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OJ Simpson

October 4 roundup

by Walter Olson on October 4, 2010

  • O.J. Simpson trial 15 years after [Tim Lynch, Cato at Liberty; a couple of my reactions back then]
  • Hackers expose internal documents of British copyright-mill law firm [Steele, LEF] Insult to injury: now that target law firm may be fined for privacy breach [same]
  • BAR/BRI antitrust case: “Judge Cites ‘Egregious Breach’ of Ethics, Slashes Law Firm Fee from $12M to $500K” [ABA Journal]
  • “Confessions of former debt collectors” [CNN Money via CL&P]
  • Big investigative series on prosecutorial misconduct [USA Today]
  • “Even with malpractice insurance, doctors opt for expensive, defensive medicine” [Jain/WaPo] “Medical malpractice suits drop but take a toll” [Pittsburgh Post-Gazette; Paul Carpenter, of the Allentown Morning Call, on problem and possible solutions] A contrary view: Ron Miller.
  • “Card check is dead … long live card check” [Hyman]
  • “Canada: Deported Russian spy sues for readmittance” [four years ago on Overlawyered] A role model for some in the spy ring recently deported from the U.S.?

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Updates – May 17

by David Nieporent on May 17, 2007

Updating a few of the earlier stories covered around here:

  • Maybe it’s not so gay after all: Rebekah Rice, the California high school student who sued her school after they disciplined her for saying “That’s so gay,” has lost her lawsuit.

    “All of us have probably felt at some time that we were unfairly punished by a callous teacher, or picked on and teased by boorish and uncaring bullies. Unfortunately, this is part of what teenagers endure in becoming adults,” the judge wrote in a 20-page ruling. “The law, with all its majesty and might, is simply too crude and imprecise an instrument to satisfactorily soothe deeply hurt feelings.”

    Moreover, the judge picked up on the same irony we noted when we first covered the story:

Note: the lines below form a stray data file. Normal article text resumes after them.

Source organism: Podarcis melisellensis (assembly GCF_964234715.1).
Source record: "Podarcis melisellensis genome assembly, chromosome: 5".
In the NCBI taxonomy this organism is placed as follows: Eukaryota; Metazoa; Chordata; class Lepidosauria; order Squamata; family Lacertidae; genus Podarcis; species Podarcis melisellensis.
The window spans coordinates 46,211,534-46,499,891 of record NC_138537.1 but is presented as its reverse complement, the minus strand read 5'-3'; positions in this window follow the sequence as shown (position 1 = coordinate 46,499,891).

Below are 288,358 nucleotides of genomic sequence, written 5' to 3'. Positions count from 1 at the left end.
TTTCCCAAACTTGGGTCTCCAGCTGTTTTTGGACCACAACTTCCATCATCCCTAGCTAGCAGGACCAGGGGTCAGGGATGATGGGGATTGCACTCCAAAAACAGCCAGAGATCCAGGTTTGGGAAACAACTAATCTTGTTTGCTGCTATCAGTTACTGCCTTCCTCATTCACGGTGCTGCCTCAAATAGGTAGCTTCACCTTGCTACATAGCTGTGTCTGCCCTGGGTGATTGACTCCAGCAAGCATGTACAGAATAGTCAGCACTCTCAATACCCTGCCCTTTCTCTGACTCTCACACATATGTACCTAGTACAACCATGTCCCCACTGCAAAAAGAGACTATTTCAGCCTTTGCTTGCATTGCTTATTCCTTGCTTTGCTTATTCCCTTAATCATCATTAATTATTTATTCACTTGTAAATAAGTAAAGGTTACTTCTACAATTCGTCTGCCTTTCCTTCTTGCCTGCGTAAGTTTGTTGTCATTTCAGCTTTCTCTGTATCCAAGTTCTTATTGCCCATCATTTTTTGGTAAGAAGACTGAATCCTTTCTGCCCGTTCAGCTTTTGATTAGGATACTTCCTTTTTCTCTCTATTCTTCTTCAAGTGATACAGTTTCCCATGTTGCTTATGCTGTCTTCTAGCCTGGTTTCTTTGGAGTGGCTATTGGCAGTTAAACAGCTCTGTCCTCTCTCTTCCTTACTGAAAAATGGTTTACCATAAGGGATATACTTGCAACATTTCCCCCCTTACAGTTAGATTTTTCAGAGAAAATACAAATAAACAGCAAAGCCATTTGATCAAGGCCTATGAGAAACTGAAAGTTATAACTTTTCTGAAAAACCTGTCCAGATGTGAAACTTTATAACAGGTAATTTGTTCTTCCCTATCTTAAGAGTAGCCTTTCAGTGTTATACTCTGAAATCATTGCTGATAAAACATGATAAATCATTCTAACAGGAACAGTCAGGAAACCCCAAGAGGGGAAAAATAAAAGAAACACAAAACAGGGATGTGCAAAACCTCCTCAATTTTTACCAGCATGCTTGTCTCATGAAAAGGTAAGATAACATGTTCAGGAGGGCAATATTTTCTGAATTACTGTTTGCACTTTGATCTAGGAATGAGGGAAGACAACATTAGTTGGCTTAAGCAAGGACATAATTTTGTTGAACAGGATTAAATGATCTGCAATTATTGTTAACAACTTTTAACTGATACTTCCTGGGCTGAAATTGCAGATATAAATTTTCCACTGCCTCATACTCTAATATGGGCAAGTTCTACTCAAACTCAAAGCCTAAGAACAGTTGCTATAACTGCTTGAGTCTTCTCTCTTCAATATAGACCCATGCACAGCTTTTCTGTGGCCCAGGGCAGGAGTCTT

“If the Rice family had not told everyone that Rebekah had been given a referral for saying ‘That’s so gay’ then no one else would have know it either, and she would not have been referred to as the ‘That’s so gay girl,'” the judge wrote.

    (Update to the update: Matthew Heller has the opinion.)

  • Contrary to what we had speculated, it appears that Pants Judge Roy Pearson still has a job and may continue to do so. According to an unnamed D.C. official, and exemplifying the attitude with which the tort reform movement is fighting, “I don’t think it’s appropriate not to reappoint someone just because they file a lawsuit. You can’t retaliate against someone for exercising their constitutional, First Amendment right to file a lawsuit to vindicate their rights.” (No, but you can retaliate against someone for filing a frivolous lawsuit.) Meanwhile, as a face-saving publicity stunt, the American Trial Lawyers Association filed an ethics complaint against Pearson; really, Pearson isn’t doing anything that ATLA doesn’t endorse in other situations.
  • Remember Ted and Mary Roberts, the husband-and-wife team of San Antonio lawyers who hatched a blackmail scheme in which the wife had sex with married men and the husband threatened to sue them unless they paid him to keep quiet? (Ted’s been convicted; Mary is awaiting trial.) The bankruptcy trustee, acting on behalf of their estate, had sued the local San Antonio Express News for violating their privacy by reporting on their scheme; Howard Bashman reports that the Fifth Circuit affirmed dismissal of the lawsuit by a lower court. So the newspaper won a complete legal victory — but truthfully reporting on a criminal scheme by prominent lawyers nevertheless must have cost them six figures’ worth of legal expenses.
  • O.J. Simpson will not be suing the Kentucky steakhouse that wouldn’t serve him. His lawyer — the one who rushed to announce that O.J. was a victim and that the steakhouse “screwed with the wrong guy” — now tries to blame the owner for “using the episode for publicity.” (Originally, May 10.)
  • The bogus Equal vs. Splenda unfair competition lawsuit (Mar. 8) over Splenda’s “Made From Sugar, So It Tastes Like Sugar” slogan settled on undisclosed terms, moments before a jury announced its verdict. Although we don’t know the terms of the settlement, it shouldn’t be too hard to figure out the non-monetary part: just check whether Splenda changes its advertising.

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